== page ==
September 21, 2013

Calling the Poor and Unemployed "Lazy" is Lazy Rhetoric (and Wrong Too)

Sometimes I have little epiphanies about fairly broad subjects. Today, I had one about the increasing volume regarding the rhetoric that the poor and unemployed citizens are "lazy". Not worth going into details why this rhetoric is so overwhelming right now (see: recession and trying to get rid of foodstamps or something) but needless to say, it exists.

However, while I can only speak about my own experiences, I feel like pointing out that not all unemployed people are lazy (this goes without saying, right?) but that furthermore, being unemployed does not automatically mean that one is not actually a productive member of society.

Since graduating from SUNY Oneonta back in 2009, I have yet to find full time employment. So you'll excuse me while I go into Sir BragsALot mode, but I'd like to use myself as an example to start out:
-While I was a student at SUNY Oneonta, I was credited with completing 750.25 volunteer hours of community service. My volunteer work included working on the SUNY Oneonta Undergraduate Philosophy Conference, the Gender and Sexuality Resource Center (which I also served on the Advisory Committee of after I graduated), and the Student Association Supreme Court, among other organizations.

-While I was still living in Oneonta, I also volunteered at a local emergency room and as an EMT for a volunteer fire department.

-Currently, while I am also doing coursework towards a possible Criminology degree at Wilkes-University, I am also doing an unpaid internship with a local law enforcement agency in Wilkes-Barre. While most of the time I am observing court cases, I have also done clerical work as well.

-For the past three years, I have been writing reviews of LGBTQ related films and now have an archive with more than 100 film reviews that I can call my own. While this arguably has little objective value, I do like to think that these reviews have added to a general understanding of queer cinema.

-On top of all of this, I also work out on regularly on a daily basis in the hopes of pursueing a career in either law enforcement or emergency medicine.

-Most recently, I am now volunteering as a researcher for the Quist, an iOS/Android LGBTQ/Queer history app.

Perhaps this is the height of arrogance, but I would like to think that thanks to my history of volunteering and educational pursuits, that I am not only the opposite of lazy, but that I just might be able to call myself a productive member of society. I just happen to not have been able to turn my productivity into a steady paycheck, yet. I cannot imagine that I am the only person who is unemployed and has spent many hours volunteering in an effort to make the kinds of connections that will lead to a paid position.

Of course there is the possibility that I am some kind of special case and the ranks of the unemployed are filled to the brimming with the lazy and unmotivated. Perhaps, but consider the fact that historically speaking, military veterans have generally faced unemployment rates much higher than the non-veteran population.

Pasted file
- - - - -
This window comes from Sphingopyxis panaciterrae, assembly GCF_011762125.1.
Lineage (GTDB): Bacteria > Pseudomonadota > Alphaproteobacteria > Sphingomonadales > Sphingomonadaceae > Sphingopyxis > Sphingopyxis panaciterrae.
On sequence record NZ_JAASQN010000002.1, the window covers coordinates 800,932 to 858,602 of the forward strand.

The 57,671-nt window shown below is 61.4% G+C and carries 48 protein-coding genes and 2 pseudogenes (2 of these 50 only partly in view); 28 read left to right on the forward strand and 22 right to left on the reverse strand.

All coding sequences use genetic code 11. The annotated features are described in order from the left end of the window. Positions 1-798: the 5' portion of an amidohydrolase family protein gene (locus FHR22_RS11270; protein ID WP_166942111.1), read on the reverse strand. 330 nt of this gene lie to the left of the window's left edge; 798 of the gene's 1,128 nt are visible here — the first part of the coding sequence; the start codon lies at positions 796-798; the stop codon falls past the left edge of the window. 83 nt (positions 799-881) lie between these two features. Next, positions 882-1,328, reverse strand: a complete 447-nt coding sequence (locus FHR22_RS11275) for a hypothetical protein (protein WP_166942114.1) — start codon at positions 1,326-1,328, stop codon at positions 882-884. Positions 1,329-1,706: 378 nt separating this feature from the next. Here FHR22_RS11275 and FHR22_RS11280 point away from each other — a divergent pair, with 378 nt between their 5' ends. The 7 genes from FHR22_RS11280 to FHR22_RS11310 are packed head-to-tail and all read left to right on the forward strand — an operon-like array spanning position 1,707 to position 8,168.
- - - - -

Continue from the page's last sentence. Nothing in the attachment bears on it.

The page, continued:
Call me perverse, but I look forward to the day when the same politicians who argue that the unemployed are the unmotivated scourge of society, go on national TV and argue that members of the U.S. Military have a poor work ethic.

This is all before we get into how privilege and minority status affects how readily one can find employment. One of the most frustrating aspects of an economics class I took this summer, was the circular reasoning that was taken by one of the required texts regarding this phenomenon. People of color are more like to be unemployed because they are less "productive" workers and the reason they are less productive is because they are less educated then white folks. Do I need to point out the not so minor issue with that argument, even if we accept as true? Like oh I dunno, that racism just might create a barrier to higher education for people of color?

Then there was the argument from the same text about the reason a pay gap exists between men and women. Which is apparently because women are also less productive. Now one reason for the productivity disparity was because women are less likely to pursue higher paying careers in traditionally male dominated fields. The possibility that women were less likely to pursue careers in male dominated fields because of sexist social conditioning never crossed the authors minds. They also attempted to use the "mommie factor" (that is women taking time off of work to raise kids) as another reason women are less productive than men. I will simply point out that this is a sexist argument in of itself, as it immediately dismisses the bearing and raising of kids as not being a form of productivity.

Continueing in this vain but did you know that sending out a "gay resume" means you're less likely to get called by an interested employer? Oddly enough, the same holds true for resumes with "African-American sounding" names. If this is true, we must assume then that your name or sexual orientation must be a reliable indicator to an employer of ones work ethic. Because otherwise things like racism and homophobia actually exist and admitting they exist is so very, very hard.

I do not wish to promote the idea here that one's ultimate worth as a human being is somehow tied up in ones employment status or any such nonsense. I just want to say that ultimately, what's really truly lazy is painting an entire population with the same brush. There is no effort required when it comes to promoting stereotypes.

Further Reading:
National Statistics on Transgender Unemployment - Transgender Workplace Diversity
My Name Is Jason, I’m A 35-Yr-Old White Male Combat Veteran…And I’m On Food Stamps
Homeless Veterans, By The Numbers - Thinkprogress

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